In February, 1994, a 34-year-old cancer patient named Gloria Ramirez was rushed into the Riverside General emergency room having difficulty breathing. Soon after, more than a dozen nurses, doctors and patients began passing out from toxic fumes that allegedly came from the woman’s body. But what really caused this bizarre incident? Can science explain it? Or was it all part of a deeper conspiracy that people tried desperately to cover up?



” THE TOXIC LADY ” – Gloria Ramirez


Dexter Britain, The Tea Party

Kai Engel

Alex Mason & the Minor Emotion

Leave a Reply

Your email address will not be published. Required fields are marked *

2 comments on “Ep. 92 – The Smell of Death

  1. Ellis Miller Jan 17, 2019

    Listened to Ep. 92 just recently. Thoroughly enjoyed it. Detailed, enthralling, yet concise. You stand alone in nailing that balance. Anyway, near the end, the theory the hospital may have been running a meth operation keeping the requisite precursor chemicals mixed and stored on site and that the attending nurse had grabbed the wrong IV bag containing this mixture seemed quite plausible. The one detail/speculation not mentioned was the ER doctor who experienced no symptoms likely had a meth habit. Doctors work long hours…if one was employed as a male nurse, intern, or nurses aid (not actually familiar with proper titles and roles in the medical field) wherein money was tight, hours long, and pay reasonable but not on the scale of a doctor then a meth lab in the hospital to pay the student loans or earn significant extra income could be idea, as you pointed out, but you would definitely require partners and you and those partners would be smart to profile and recruit a trusted, politically influential doctor on staff just in case. As the right respected surgeon could, if necessary, cover and explain away almost any incident. Even keep the police at bay if it came to it. And because hospitals are terrified of malpractice lawsuits it’s not uncommon for the rare “Dr. Death” type to avoid prosecution, themselves, living a professional existence of impunity. If the doctor had a meth habit then the precursor chemicals which, depending on what remained to finish manufacturing, would still give one a concentrated meth high. Any person who was not a methamphetamine user would be overwhelmed by the fumes. Effectively, a toxic overdose. A habitual meth user wouldn’t feel any symptoms whatsoever especially in an ER that’s relatively open with an industrial filtration system. Just speculation but fact-based and in the final analysis there needs to be an explanation for why just the one doctor didn’t exhibit any symptoms. Were it DMSO he would have. Were it meth an overworked doctor with a speed habit wouldn’t have felt much AND as soon as the staff started to complain of an ammonia smell…the good doctor would have known precisely the cause and aside from a very high tolerance would have avoided taking too many normally deep breaths, perhaps covered his mouth, turned his head. A few subtle evasive techniques all that would be required.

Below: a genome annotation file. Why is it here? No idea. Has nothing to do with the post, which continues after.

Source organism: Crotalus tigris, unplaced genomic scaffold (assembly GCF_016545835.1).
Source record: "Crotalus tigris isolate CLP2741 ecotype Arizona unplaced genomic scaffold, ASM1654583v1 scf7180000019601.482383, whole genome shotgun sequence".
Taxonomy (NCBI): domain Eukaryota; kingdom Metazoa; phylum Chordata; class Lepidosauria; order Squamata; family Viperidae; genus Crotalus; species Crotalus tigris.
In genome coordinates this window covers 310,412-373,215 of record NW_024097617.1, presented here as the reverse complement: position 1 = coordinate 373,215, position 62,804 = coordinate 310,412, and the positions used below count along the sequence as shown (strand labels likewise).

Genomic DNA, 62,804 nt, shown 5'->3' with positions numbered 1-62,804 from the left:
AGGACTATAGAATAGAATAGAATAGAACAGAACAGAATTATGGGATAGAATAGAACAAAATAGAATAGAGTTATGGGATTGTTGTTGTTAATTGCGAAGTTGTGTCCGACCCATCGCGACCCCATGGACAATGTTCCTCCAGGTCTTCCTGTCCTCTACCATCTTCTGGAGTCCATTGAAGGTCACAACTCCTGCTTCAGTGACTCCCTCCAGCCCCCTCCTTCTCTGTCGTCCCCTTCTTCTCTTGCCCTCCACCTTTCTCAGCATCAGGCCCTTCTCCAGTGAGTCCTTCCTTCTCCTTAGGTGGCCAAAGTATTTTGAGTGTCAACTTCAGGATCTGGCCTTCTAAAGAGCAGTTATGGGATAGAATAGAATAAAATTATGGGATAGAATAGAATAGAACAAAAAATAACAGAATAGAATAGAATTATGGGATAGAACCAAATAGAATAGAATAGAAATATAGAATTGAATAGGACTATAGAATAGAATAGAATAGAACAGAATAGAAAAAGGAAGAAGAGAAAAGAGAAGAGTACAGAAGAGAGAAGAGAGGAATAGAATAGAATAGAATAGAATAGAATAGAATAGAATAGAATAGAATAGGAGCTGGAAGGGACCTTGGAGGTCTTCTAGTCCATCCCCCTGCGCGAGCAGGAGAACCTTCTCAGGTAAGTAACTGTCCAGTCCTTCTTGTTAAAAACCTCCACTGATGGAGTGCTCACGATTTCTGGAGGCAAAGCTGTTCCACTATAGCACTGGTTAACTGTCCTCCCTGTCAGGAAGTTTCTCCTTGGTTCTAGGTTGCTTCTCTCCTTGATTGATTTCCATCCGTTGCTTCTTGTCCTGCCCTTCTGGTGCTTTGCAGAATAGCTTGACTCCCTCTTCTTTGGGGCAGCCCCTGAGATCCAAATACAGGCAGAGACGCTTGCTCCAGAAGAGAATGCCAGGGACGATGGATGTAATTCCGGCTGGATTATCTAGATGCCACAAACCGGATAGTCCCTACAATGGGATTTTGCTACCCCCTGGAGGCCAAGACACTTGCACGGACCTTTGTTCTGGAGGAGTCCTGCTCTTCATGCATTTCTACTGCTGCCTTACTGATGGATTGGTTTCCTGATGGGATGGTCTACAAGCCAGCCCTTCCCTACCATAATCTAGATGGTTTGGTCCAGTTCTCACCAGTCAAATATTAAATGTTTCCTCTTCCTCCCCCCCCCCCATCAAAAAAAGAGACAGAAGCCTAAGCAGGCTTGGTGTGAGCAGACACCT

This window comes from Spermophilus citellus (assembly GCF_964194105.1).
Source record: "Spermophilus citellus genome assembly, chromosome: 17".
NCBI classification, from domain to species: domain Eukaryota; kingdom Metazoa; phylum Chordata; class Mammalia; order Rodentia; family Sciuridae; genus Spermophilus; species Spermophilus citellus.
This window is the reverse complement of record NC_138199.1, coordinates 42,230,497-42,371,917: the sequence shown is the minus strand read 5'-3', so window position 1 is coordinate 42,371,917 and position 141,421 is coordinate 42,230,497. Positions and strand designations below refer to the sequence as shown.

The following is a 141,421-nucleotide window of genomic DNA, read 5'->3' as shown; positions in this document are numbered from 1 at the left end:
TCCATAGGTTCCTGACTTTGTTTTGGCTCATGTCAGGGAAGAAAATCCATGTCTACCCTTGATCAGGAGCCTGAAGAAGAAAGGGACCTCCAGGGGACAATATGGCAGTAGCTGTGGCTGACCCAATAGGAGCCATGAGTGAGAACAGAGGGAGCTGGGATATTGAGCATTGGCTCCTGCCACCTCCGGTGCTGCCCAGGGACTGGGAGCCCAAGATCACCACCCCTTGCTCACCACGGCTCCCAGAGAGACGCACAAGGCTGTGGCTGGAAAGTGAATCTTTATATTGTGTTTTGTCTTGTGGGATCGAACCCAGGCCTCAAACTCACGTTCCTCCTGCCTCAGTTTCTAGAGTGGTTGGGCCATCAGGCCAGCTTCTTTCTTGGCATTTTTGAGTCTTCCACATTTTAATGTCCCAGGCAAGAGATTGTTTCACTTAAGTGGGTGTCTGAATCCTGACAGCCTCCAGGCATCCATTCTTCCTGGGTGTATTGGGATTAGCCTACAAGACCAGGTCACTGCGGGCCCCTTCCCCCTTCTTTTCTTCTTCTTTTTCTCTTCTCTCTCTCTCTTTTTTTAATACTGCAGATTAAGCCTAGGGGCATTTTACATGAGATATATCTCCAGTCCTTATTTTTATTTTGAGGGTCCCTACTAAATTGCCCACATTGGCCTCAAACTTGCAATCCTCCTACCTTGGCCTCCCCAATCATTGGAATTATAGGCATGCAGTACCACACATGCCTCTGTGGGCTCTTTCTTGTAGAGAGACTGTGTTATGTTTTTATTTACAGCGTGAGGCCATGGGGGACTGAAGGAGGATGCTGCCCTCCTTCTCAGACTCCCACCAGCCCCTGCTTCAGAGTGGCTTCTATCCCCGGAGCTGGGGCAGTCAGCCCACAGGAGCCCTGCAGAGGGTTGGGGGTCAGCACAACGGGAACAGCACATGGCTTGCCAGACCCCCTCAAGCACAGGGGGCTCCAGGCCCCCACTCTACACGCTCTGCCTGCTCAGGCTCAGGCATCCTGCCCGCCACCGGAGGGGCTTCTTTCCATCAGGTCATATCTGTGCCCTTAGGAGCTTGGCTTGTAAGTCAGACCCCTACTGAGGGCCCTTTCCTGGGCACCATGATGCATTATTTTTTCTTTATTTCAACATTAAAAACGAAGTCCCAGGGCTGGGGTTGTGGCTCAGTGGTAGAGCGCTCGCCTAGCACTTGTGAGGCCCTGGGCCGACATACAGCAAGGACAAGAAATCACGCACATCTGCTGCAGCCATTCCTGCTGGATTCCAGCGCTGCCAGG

Great podcast. Compelling. Really enjoyed it. So did my daughter. Will recommend it to friends. And, again, I listen to several quality podcasts some of which are quite long, like “Hardcore History”. Quality is quality yet all things being equal have a great appreciation for the pace you sustain while still covering all the most interesting details. Thanks:)

    • NateHale Jan 17, 2019

      Thanks a lot! Hardcore History is one of my favorites as well.

      I definitely think there’s something to the meth theory in this case. You raise some interesting points. Unfortunately, at this point I think if there was a secret meth lab in the hospital, no one is ever going to get directly blamed for it.

The Conspirators Podcast © 2019